International staff refers to NGO staff that are not of local origin. National NGO staff refers to Afghan people; these staff may work for international NGOs (including UN agencies or the International Committee of the Red Cross) or local NGOs.

afghan_aidworker_international_df =
  afghan_aidworker_df %>% 
  group_by(year) %>% 
  summarise(sum(internationals_killed)) %>%
    internationals_killed_tot = `sum(internationals_killed)`
  ) %>%
  select(year, internationals_killed_tot) 

afghan_aidworker_national_df =
  afghan_aidworker_df %>%
  group_by(year) %>%
  summarise(sum(nationals_killed)) %>%
    nationals_killed_tot = `sum(nationals_killed)`
  ) %>%
  select(year, nationals_killed_tot) 

afghan_aidworker_df_new =
  left_join(afghan_aidworker_international_df, afghan_aidworker_national_df, by = "year")

afghan_aidworker_df_new %>%
     ggplot(aes(x = year, y = internationals_killed_tot, col = "International")) +
   geom_line() +
  geom_line(aes(x = year, y = nationals_killed_tot, col = "National")) +
    title = "Number of Aid Workers Killed By Origin (National vs. International)",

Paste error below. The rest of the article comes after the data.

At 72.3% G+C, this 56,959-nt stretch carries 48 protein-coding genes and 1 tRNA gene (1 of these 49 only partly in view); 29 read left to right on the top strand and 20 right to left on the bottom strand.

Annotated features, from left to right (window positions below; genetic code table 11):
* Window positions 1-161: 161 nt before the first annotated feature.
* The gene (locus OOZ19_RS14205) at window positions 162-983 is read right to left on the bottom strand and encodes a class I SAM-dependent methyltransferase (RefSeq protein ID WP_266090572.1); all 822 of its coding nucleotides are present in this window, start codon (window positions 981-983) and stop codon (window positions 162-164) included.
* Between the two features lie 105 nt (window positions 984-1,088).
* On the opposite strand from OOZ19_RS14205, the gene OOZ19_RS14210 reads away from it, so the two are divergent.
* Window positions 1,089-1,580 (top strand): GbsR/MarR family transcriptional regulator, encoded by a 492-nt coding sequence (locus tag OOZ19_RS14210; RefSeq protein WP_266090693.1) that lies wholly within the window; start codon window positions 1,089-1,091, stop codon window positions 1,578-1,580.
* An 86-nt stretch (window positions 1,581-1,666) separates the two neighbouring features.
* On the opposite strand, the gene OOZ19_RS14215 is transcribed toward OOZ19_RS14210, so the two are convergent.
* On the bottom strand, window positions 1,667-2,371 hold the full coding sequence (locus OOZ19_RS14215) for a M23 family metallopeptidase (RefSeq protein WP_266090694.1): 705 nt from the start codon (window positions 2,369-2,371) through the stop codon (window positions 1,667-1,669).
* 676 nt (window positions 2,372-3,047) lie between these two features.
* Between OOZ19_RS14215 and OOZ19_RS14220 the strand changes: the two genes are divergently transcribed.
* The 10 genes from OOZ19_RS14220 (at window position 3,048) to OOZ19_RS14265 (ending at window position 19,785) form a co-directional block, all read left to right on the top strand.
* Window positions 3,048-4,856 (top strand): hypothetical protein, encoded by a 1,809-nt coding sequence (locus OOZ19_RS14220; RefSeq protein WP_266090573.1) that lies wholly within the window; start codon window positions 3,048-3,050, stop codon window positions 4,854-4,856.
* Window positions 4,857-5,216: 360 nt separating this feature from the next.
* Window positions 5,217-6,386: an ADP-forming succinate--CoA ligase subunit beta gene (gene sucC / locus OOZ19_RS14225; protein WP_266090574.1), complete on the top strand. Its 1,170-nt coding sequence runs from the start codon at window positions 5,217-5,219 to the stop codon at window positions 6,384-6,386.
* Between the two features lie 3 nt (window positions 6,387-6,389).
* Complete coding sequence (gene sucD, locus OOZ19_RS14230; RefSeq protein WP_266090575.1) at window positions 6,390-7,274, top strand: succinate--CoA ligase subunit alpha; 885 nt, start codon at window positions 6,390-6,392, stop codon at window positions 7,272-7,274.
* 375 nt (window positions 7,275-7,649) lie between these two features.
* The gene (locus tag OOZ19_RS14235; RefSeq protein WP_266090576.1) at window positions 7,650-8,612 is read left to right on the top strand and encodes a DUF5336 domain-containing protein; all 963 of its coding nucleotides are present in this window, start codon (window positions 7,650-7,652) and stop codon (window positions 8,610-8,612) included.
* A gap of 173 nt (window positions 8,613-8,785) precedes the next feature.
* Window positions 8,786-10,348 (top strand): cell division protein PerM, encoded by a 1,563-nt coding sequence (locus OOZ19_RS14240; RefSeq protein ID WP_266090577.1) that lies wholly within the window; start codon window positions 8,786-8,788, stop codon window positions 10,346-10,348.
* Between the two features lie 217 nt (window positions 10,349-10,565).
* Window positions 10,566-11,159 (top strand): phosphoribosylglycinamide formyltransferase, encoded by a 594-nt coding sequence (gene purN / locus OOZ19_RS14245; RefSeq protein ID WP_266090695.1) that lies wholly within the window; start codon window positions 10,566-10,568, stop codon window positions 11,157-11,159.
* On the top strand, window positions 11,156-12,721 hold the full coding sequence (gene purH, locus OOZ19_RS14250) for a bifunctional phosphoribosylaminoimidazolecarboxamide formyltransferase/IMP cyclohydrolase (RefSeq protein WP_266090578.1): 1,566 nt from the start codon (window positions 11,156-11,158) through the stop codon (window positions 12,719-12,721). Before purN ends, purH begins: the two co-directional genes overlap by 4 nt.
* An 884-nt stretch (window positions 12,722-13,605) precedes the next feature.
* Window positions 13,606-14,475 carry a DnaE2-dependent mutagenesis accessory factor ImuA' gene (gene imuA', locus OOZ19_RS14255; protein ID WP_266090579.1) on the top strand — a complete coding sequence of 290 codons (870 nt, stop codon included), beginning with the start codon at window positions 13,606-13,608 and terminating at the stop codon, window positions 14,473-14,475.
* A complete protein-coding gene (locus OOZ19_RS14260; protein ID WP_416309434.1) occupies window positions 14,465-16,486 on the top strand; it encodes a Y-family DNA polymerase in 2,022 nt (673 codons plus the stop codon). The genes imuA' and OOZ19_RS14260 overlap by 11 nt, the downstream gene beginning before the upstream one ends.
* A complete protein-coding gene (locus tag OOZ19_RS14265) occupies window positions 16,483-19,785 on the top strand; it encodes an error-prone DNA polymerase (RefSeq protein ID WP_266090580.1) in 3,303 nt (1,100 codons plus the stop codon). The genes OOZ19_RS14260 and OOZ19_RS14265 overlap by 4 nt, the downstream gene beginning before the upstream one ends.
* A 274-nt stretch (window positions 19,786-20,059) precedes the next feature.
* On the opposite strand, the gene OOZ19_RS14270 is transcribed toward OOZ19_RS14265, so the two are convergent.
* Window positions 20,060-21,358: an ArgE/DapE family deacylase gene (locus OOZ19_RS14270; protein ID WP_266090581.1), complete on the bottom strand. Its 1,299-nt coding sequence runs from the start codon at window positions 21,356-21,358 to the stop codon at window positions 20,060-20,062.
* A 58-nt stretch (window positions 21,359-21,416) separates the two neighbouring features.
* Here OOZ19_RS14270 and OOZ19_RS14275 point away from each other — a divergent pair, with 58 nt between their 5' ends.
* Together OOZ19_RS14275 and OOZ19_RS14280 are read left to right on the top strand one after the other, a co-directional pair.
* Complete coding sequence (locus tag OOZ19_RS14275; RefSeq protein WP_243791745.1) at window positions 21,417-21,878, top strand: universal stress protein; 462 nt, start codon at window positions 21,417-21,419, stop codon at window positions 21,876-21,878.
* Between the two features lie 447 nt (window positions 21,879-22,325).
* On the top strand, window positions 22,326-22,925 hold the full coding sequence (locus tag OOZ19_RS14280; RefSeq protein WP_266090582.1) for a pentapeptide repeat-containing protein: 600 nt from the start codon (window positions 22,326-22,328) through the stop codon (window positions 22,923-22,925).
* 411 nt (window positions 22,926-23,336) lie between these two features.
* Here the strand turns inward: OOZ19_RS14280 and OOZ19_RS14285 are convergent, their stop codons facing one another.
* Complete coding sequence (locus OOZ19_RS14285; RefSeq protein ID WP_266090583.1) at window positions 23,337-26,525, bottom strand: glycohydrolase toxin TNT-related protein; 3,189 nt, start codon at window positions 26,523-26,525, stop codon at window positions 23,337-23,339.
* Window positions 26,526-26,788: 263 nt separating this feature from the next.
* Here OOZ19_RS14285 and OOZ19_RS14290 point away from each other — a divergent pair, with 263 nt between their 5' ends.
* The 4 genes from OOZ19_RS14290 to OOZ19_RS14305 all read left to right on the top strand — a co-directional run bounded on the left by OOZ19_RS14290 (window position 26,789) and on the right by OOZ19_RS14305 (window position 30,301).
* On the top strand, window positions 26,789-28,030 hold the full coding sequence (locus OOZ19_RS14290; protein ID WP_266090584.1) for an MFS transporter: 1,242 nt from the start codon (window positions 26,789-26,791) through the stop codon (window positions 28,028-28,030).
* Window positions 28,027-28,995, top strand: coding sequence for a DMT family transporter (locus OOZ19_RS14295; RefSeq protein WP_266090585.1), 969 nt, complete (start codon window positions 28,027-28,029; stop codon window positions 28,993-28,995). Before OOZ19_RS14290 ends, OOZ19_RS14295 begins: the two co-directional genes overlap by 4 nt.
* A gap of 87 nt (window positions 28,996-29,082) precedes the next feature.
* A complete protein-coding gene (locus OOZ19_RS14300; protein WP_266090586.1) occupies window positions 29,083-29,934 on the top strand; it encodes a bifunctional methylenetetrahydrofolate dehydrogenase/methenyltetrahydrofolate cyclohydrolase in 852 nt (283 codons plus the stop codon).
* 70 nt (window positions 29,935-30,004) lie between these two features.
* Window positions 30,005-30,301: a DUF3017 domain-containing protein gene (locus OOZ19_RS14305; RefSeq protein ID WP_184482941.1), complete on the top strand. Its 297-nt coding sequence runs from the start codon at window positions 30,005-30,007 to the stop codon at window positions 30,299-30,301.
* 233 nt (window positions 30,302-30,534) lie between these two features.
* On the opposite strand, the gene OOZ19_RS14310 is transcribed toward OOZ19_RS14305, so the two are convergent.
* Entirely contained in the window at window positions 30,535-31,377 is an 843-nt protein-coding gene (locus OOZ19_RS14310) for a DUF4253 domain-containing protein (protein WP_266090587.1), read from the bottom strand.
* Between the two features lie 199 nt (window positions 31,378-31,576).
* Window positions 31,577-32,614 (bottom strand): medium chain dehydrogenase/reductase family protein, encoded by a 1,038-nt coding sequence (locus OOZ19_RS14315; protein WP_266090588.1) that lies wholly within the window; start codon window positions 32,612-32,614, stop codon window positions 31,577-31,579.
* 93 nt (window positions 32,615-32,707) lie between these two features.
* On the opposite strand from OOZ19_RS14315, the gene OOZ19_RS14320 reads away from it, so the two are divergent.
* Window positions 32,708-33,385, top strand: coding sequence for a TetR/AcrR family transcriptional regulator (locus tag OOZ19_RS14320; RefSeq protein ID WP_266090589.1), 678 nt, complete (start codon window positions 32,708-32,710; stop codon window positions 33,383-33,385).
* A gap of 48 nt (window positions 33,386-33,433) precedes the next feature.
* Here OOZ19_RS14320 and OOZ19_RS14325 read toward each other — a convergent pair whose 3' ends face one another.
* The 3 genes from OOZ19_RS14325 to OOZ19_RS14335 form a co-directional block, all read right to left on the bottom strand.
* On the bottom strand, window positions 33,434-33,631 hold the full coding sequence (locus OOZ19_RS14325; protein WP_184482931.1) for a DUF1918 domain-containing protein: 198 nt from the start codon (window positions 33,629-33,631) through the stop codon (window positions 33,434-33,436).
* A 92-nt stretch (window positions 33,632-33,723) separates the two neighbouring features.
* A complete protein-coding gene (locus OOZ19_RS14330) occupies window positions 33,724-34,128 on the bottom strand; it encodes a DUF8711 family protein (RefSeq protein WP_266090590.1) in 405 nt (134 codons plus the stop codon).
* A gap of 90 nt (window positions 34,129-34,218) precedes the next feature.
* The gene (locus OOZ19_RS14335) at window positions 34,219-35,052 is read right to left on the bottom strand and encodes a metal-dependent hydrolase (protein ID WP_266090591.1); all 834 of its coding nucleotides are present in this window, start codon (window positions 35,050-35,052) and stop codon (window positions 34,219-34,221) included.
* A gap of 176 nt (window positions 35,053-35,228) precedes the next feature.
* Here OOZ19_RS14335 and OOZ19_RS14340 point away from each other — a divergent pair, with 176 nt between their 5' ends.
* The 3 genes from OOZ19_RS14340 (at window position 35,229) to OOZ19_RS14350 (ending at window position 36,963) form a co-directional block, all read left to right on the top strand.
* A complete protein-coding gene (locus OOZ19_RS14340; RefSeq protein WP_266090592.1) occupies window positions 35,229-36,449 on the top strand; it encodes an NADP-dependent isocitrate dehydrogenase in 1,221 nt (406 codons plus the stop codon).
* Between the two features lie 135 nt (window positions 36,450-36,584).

x = "Year",
    y = "Number Killed"

Contextual Factors

2012 - The significant drop in aid worker death coincides with the withdrawal of half of American troops in Afghanistan.

2013 - A sharp increase in aid worker deaths, primarily in rural areas. In 2013, aid workers were frequently caught in crossfire, ambush, and accidents, especially as tensions between government and insurgent groups rose sharply. As you can see in this figure, a majority of aid workers killed are of national origin. According to a report published by the UN in 2013, “Afghan aid workers suffered heavy casualties in part because international organizations were using local staff and local organizations to reduce their own risk…About 85 per cent of United Nations staff involved in security incidents were Afghans; for international non-governmental organizations, it was 76 per cent.” It is important to note here that national aid workers are more frequently engaged in front line work than their international counterparts, especially in extremely dangerous operations. “Security arrangements of those organizations and the United Nations often left local humanitarian organizations less secure”. National aid workers, often acting for international aid organizations, rarely received the same security protections as their international colleagues, forcing them into increasingly unsafe situations.